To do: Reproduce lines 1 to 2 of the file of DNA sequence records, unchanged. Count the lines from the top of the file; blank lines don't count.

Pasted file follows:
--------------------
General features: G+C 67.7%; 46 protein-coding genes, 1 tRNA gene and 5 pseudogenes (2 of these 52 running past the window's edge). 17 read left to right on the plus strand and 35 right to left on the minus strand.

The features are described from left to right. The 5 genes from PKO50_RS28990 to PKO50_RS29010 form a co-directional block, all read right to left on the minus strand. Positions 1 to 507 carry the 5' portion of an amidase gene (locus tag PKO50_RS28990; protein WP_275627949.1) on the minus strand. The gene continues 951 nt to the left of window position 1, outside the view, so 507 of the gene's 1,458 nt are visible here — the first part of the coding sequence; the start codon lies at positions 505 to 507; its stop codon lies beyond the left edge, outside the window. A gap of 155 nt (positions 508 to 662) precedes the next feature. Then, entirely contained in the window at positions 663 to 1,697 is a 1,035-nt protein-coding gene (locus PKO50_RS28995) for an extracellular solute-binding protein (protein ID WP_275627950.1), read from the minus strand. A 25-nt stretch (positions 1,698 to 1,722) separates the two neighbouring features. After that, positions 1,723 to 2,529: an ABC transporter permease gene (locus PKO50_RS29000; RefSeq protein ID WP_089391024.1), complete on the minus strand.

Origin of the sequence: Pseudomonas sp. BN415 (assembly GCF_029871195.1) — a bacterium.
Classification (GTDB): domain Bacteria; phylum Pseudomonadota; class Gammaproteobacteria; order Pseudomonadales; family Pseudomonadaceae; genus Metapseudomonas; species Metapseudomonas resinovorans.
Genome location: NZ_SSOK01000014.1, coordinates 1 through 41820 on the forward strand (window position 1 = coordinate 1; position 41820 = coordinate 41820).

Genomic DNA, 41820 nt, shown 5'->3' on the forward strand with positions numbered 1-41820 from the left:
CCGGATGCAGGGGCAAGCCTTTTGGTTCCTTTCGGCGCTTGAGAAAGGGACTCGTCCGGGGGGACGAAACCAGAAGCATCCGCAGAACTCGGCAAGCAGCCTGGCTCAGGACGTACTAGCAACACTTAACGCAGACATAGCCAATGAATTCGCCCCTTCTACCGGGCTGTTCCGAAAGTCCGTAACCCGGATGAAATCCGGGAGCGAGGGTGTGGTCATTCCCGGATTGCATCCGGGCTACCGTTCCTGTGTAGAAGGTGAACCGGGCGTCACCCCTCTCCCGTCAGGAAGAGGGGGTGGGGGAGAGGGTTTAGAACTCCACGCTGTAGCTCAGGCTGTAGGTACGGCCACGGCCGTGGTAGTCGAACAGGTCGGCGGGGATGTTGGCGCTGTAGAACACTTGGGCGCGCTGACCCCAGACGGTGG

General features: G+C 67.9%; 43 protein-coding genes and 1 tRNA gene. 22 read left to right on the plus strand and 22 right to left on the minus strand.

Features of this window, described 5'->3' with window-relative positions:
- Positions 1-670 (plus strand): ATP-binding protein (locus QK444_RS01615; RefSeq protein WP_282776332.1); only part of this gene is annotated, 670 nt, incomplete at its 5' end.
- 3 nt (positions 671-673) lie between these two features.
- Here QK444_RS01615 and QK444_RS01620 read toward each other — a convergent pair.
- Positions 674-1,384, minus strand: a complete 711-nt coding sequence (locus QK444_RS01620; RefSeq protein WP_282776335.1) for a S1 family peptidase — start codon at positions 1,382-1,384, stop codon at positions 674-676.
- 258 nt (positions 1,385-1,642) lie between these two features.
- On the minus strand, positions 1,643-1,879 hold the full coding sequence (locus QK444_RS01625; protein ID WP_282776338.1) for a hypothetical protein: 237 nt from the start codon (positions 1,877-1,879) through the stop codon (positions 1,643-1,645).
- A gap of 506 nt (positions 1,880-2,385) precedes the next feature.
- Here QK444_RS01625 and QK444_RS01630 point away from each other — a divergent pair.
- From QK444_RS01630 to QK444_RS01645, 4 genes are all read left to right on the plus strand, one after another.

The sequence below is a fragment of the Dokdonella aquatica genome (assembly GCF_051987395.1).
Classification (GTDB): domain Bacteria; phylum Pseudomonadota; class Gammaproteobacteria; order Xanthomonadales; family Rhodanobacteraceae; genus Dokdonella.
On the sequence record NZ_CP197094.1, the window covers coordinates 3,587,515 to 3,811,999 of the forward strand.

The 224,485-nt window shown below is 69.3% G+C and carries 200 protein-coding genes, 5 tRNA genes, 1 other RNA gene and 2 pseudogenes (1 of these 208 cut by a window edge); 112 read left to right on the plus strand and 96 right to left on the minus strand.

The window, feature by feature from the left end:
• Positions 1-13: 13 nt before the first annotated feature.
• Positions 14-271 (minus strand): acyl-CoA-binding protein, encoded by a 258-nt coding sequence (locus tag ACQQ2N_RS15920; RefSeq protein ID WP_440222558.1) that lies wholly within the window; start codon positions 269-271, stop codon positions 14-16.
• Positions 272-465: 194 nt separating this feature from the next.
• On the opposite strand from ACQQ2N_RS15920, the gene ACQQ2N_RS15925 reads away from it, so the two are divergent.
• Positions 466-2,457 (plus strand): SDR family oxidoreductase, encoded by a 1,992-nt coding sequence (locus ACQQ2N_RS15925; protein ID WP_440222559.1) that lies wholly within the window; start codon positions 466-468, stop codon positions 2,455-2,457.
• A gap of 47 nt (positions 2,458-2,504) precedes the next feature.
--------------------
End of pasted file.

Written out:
General features: G+C 67.7%; 46 protein-coding genes, 1 tRNA gene and 5 pseudogenes (2 of these 52 running past the window's edge). 17 read left to right on the plus strand and 35 right to left on the minus strand.

The features are described from left to right. The 5 genes from PKO50_RS28990 to PKO50_RS29010 form a co-directional block, all read right to left on the minus strand. Positions 1 to 507 carry the 5' portion of an amidase gene (locus tag PKO50_RS28990; protein WP_275627949.1) on the minus strand. The gene continues 951 nt to the left of window position 1, outside the view, so 507 of the gene's 1,458 nt are visible here — the first part of the coding sequence; the start codon lies at positions 505 to 507; its stop codon lies beyond the left edge, outside the window. A gap of 155 nt (positions 508 to 662) precedes the next feature. Then, entirely contained in the window at positions 663 to 1,697 is a 1,035-nt protein-coding gene (locus PKO50_RS28995) for an extracellular solute-binding protein (protein ID WP_275627950.1), read from the minus strand. A 25-nt stretch (positions 1,698 to 1,722) separates the two neighbouring features. After that, positions 1,723 to 2,529: an ABC transporter permease gene (locus PKO50_RS29000; RefSeq protein ID WP_089391024.1), complete on the minus strand.